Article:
Taipei, Feb. 17 (CNA) A series of activities, including exhibitions, seminars and concerts will be held on Feb. 28 to mark the 70th anniversary of the 228 Incident, an anti-government uprising and brutal crackdown that occurred in 1947.
Several civic groups convened a news conference to announce the events.
The 228 Incident started when a clash between a cigarette vendor and an officer from the Office of Monopoly outside a coffee shop on Feb. 27, 1947, turned into an anti-government uprising the following day and was put down by the Kuomintang (KMT) government.
An estimated 18,000 to 28,000 people were killed during the crackdown, which lasted for several weeks into early May.
The civic groups said memorial activities will be sponsored in many cities and counties around Taiwan as well as Los Angeles -- including exhibitions, memorial services, concerts, seminars, prayer meetings and an historical site tour.
On Feb. 28, the central government will hold a memorial ceremony at 228 Peace Memorial Park, with President Tsai Ing-wen (蔡英文), Premier Lin Chuan (林全), Taipei Mayor Ko Wen-je (柯文哲) in attendance.
President Tsai will hand out "reputation-rehabilitation certificates" to the families of some of the victims.
Another event involves an historical tour which will start at the location of the initial incident, a coffee shop in Dadaocheng (大稻埕), located southwest of Taipei's Datong District (大同區) and, ends in 228 Peace Memorial Park.
There will also be a march starting at the Executive Yuan, passing Chung Shan Hall, 228 Peace Memorial Park and ending on Ketagalan Boulevard in front of the Presidential Office.
This year's memorial activities will adopt a more global perspective, it was announced, including memorial activities in Los Angeles and seminars to be co-sponsored by the Memorial Foundation of 228 in South Korea and Japan, respectively.
Later in the year a book in French on the 228 Incident will also be published.
Hsueh Hua-yuan (薛化元), chairman of the Memorial Foundation of 228, said the commemoration is "not only to grieve, but more importantly for our future."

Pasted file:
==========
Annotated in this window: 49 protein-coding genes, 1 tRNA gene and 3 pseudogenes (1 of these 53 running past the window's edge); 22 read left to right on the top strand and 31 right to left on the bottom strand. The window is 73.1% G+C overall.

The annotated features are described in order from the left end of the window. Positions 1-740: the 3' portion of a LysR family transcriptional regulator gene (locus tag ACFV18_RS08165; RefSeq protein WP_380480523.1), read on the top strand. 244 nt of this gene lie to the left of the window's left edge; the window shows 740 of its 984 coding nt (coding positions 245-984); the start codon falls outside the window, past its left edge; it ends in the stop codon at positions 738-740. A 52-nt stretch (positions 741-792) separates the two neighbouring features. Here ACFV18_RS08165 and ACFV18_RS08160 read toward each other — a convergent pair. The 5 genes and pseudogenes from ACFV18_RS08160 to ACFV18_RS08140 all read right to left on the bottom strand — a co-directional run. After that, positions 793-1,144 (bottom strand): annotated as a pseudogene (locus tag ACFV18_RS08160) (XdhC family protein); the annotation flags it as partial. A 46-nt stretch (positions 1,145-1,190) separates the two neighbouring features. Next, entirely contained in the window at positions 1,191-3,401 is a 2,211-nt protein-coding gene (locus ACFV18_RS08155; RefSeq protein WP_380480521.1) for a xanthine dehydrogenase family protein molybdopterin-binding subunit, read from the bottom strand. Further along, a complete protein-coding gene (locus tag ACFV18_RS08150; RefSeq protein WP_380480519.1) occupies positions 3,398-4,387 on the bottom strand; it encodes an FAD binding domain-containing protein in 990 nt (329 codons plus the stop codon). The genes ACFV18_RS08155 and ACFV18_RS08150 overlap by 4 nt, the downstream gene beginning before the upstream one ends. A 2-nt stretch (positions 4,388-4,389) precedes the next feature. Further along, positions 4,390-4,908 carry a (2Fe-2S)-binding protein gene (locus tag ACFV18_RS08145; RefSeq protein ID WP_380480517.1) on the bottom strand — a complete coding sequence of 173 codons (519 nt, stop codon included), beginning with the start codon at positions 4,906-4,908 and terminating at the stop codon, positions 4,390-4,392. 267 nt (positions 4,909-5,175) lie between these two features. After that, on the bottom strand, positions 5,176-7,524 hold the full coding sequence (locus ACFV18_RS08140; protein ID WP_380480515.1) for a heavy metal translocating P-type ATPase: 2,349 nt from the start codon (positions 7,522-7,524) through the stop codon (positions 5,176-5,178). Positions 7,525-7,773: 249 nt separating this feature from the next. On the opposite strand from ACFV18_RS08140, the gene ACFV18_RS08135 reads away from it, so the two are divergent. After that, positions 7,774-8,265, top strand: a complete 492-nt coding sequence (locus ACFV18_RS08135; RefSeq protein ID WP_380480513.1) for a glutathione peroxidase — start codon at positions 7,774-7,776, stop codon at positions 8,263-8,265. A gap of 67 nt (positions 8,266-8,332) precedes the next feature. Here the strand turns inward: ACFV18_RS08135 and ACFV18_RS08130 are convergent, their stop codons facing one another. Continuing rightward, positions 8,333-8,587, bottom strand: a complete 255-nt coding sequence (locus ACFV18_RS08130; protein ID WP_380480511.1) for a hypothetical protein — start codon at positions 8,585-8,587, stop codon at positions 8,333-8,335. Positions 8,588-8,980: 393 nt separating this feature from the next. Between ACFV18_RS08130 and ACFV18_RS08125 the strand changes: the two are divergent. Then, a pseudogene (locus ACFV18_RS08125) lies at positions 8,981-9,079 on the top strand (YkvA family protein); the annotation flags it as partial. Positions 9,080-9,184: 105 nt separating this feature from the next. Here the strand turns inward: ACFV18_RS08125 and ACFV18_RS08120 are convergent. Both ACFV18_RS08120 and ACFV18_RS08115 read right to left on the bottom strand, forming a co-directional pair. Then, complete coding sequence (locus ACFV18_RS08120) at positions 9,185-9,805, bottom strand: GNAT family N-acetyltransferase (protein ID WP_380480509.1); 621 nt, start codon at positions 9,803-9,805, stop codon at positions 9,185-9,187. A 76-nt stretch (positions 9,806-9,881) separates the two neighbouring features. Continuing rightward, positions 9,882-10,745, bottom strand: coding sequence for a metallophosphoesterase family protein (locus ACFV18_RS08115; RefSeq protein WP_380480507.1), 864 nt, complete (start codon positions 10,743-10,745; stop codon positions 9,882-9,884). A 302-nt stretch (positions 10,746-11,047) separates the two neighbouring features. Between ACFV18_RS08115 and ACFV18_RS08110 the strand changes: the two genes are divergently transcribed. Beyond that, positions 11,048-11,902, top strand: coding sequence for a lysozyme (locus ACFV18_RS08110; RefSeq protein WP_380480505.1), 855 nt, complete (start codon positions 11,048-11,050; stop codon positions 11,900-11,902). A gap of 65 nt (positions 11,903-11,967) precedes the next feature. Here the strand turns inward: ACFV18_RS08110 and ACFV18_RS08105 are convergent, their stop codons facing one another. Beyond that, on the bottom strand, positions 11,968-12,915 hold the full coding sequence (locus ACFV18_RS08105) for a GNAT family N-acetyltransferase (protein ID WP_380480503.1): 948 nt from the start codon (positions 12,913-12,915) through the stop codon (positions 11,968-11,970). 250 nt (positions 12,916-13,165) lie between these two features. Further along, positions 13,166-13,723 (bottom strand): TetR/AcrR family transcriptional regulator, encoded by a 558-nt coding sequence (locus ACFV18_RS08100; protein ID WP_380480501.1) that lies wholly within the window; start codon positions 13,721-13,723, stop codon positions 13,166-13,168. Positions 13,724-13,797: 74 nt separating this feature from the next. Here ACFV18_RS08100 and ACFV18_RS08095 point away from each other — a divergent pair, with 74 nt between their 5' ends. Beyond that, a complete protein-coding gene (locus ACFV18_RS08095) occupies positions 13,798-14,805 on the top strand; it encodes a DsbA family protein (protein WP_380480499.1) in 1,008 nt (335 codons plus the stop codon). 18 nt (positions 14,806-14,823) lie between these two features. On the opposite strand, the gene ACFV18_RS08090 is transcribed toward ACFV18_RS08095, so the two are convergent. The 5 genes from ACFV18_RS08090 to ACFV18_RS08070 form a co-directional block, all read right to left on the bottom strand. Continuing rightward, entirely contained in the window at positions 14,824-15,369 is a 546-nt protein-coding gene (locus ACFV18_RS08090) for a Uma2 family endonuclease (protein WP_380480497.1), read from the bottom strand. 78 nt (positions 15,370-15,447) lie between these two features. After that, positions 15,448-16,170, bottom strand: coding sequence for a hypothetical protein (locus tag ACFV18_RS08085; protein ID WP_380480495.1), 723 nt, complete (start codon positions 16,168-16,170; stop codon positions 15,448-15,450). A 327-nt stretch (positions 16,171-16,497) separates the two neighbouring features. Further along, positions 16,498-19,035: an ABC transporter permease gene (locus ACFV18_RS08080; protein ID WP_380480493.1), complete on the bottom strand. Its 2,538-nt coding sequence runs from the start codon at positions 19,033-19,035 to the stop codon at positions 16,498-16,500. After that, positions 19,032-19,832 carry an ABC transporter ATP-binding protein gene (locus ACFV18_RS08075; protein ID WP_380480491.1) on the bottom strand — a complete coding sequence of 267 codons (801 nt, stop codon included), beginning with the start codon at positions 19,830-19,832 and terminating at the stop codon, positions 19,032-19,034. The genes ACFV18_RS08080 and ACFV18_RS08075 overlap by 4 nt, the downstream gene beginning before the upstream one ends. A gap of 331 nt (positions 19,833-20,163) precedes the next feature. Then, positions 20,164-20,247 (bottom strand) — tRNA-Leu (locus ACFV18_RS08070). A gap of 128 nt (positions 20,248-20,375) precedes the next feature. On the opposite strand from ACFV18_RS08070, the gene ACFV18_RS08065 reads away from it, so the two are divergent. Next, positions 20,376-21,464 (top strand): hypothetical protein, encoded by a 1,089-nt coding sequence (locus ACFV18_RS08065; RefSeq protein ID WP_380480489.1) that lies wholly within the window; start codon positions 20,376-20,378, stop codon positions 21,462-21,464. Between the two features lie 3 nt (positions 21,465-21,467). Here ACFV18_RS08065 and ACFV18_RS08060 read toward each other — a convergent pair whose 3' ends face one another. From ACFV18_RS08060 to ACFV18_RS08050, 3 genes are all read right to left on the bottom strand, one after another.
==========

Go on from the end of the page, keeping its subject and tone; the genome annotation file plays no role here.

In line with President Tsai's advocacy of transitional justice, Hsueh said the foundation hopes to add recently declassified documents to its completed report on the incident.
The foundation is currently writing a new report that details issues of transitional justice as they relate to the 228 Incident.
Hsueh said "these people died because there was no other way, but the living must learn from history" so that such a tragedy is never repeated.
Taiwan must continue to work for freedom, democracy and human rights, but at the same time it has to be vigilant and never again allow a government that is undemocratic or infringes human rights, he said.
Peter Pan (潘信行), director of the Taiwan 228 Care Association, called on the government to "remove statues of (former President) Chiang Kai-shek (蔣中正)" from Chiang Kai-shek Memorial Hall in downtown Taipei.
"We should not commemorate a killer any more," Pan said, adding that "it is intolerable there is a memorial to such a monster."
He noted that earlier investigations into who was responsible for the 228 Incident have pointed to Chiang.
"He should pay for what he did, but today he still stands high up there waiting for people to worship him. How can we, the families of the victims, tolerate that?" he asked.
Pan expressed the hope that the statues will be removed from the hall and the site designated for an alternative use by either the public or the government.
Pan said the site could be re-designated "a new legislature," and undertook to propose the idea.
He also said that the government has compensated the families of the victims in the past, but complained it was "the people who paid the bill,' not "the perpetrators."
Although the families of the victims have previously sought to address this issue, Pan said the Ill-gotten Party Assets Settlement Committee established by the Executive Yuan last year, which is investigating assets owned by the Kuomintang, has done what they have proposed for many years.
He said that the families wanted the committee to take the KMT's ill-gotten assets, so that they can be "returned to the national coffers and to the public, but not the families of 228 victims, as they have already received compensation from the nation."
(By Sophia Yeh and Lilian Wu)